One of the most highly anticipated decisions of the term—at least among the Sheppard Mullin Healthcare team—was issued today by the Supreme Court: King v. Burwell.[1]   Six of the justices, including Chief Justice Roberts, voted to uphold the Administration’s interpretation of the law, leaving the availability of tax credits to people insured on the federal exchange and the current status quo in place.

As explained in previous posts, the elimination of subsidies posed a significant risk to individuals on and off the exchange as well as to providers and payors. Having made it past this stumbling block, where does healthcare reform go from here? There are many new conversations to be had and old ones to be revisited including:

  • whether King v. Burwell will entrench the current organization of states offering their own exchanges versus relying on the federal exchange and to what effect;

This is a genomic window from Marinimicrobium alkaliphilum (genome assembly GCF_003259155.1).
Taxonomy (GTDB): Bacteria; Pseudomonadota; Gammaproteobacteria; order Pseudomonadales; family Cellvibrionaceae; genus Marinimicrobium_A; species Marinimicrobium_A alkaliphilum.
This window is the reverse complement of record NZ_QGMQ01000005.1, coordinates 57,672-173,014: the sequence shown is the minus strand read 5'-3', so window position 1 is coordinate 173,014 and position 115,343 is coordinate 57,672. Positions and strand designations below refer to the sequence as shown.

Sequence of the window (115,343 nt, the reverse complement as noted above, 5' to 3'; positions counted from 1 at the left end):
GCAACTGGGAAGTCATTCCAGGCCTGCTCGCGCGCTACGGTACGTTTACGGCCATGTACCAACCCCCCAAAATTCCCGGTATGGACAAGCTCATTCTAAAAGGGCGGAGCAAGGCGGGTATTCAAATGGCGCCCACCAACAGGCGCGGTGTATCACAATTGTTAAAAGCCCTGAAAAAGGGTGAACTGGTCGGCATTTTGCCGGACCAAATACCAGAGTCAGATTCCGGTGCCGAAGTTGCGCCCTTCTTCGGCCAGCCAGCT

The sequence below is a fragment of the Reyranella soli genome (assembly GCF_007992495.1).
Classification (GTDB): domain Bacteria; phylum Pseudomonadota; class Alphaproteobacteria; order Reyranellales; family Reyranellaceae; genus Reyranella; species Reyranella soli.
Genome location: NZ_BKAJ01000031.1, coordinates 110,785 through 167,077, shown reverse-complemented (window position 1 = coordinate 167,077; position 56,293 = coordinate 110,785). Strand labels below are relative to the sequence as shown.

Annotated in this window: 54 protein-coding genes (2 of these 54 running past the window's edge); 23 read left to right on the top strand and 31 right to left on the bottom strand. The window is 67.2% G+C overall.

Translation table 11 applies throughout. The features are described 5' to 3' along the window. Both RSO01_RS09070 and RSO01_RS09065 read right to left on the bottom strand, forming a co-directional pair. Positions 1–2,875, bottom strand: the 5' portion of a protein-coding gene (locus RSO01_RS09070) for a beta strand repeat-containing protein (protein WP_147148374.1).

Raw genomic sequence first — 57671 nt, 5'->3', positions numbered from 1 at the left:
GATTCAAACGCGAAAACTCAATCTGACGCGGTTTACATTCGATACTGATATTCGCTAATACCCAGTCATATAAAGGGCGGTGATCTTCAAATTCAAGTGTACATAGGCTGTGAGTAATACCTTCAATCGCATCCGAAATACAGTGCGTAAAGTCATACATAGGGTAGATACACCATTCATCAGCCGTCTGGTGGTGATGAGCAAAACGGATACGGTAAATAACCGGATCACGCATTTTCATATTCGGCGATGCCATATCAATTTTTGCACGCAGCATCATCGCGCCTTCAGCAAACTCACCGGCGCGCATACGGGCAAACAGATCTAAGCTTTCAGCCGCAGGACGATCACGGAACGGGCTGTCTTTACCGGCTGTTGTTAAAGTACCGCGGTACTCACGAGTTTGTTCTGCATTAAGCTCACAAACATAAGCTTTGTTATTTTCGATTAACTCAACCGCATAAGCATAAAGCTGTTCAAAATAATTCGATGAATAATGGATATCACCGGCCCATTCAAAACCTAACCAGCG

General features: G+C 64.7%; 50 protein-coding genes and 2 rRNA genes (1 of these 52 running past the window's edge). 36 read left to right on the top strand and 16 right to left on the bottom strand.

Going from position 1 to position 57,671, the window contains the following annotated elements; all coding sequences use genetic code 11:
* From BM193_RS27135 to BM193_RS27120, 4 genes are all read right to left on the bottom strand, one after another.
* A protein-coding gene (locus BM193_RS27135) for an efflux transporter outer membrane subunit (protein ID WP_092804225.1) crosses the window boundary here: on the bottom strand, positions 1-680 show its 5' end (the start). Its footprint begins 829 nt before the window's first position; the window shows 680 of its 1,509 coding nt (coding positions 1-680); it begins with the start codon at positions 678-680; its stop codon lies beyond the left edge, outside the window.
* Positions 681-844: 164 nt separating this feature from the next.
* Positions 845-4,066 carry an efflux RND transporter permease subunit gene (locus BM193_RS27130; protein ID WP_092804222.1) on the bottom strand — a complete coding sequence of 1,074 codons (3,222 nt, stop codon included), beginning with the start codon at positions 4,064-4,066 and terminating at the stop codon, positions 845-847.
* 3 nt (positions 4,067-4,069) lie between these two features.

• whether there are other features that matter in developing a successful exchange and whether current exchanges are getting them right;
  • how and to what extent the outcome in King v. Burwell will affect other trends spurred by the Affordable Care Act, including consolidation, value-based purchasing and state-of-the-art technology; and
  • whether the debates over the legality, political feasibility and public palatability of the Affordable Care Act are finally settled.

Stay tuned over the coming weeks as we contemplate these questions in a closer look at the ruling and its impact.


[1]The opinion is available here.